HC Deb 29 January 1929 vol 224 cc785-853

I beg to move, in page 68, line 10, after the word "efficiency," to insert the words "or adequacy."

I hope the right hon. Gentleman will accept this Amendment. Under this Clause the Minister has power to reduce the grant payable in respect of any year by such amount as he thinks just if he is satisfied that the council have failed to achieve or maintain a reasonable standard of efficiency in the discharge of their functions relating to public health. We are asking that in addition to a standard of efficiency there should also be a standard of adequacy. It is possible to have an efficient standard when you are dealing with a small number of people but at the same time it may not be an adequate standard for the discharge of functions relating to public health. It is difficult to put into an Act of Parliament words which will cover everything, but I think it is essential that the words "or adequacy" should go in.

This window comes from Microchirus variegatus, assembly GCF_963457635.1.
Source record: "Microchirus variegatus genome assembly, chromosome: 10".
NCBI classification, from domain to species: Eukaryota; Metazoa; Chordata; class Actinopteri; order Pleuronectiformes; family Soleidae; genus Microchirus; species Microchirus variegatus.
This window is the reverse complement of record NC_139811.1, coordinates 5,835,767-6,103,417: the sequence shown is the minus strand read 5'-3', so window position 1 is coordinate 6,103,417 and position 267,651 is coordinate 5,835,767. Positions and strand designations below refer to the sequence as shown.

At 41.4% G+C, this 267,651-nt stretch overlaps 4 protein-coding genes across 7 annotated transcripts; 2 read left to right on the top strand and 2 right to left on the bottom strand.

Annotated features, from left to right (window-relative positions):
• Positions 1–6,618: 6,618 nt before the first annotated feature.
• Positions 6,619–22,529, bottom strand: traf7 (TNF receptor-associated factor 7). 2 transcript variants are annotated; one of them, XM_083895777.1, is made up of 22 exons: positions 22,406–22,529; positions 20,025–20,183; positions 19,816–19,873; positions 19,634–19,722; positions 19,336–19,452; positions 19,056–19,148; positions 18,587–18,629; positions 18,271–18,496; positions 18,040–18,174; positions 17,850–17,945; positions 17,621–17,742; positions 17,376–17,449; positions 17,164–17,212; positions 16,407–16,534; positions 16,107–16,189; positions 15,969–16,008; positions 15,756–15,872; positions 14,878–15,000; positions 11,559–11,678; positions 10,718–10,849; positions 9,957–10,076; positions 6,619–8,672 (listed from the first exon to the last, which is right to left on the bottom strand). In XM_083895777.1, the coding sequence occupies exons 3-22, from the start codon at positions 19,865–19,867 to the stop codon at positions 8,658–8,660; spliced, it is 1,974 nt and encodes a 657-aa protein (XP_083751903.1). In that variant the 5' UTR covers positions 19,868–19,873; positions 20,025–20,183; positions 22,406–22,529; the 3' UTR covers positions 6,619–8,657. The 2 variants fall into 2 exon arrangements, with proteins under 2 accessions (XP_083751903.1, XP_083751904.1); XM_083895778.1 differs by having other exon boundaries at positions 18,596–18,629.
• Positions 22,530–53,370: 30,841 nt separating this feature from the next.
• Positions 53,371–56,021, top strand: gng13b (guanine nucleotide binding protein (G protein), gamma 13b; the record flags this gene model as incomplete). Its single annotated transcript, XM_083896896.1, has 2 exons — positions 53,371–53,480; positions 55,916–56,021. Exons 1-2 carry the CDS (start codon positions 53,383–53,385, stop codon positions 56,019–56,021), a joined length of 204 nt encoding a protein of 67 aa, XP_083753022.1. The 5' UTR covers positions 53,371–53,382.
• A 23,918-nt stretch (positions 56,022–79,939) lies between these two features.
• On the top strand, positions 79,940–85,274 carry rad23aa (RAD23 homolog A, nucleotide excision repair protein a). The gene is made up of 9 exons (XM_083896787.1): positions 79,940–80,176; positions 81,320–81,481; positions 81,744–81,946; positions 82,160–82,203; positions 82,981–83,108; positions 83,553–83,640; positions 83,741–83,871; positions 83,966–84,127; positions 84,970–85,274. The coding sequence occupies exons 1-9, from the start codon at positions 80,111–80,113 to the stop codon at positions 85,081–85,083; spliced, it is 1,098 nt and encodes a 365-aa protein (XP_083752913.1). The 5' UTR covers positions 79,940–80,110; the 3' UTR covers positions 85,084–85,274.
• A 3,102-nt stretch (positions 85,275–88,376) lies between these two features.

The MINISTER of HEALTH (Mr. Chamberlain)

The insertion of these words will not, I think, really add anything to the effectiveness of the Clause as it stands. It is rather difficult to say what would be a reasonable standard of adequacy. A thing must be adequate or inadequate, and, secondly, although the hon. Member has in mind something which is adequate for a small number of people but not efficient, the word "efficient" must be taken in relation to the people and adequate for the area under consideration. I propose, however, to accept the next Amendment, to

insert the word "progress," which I think really covers the particular point the hon. Member has in mind.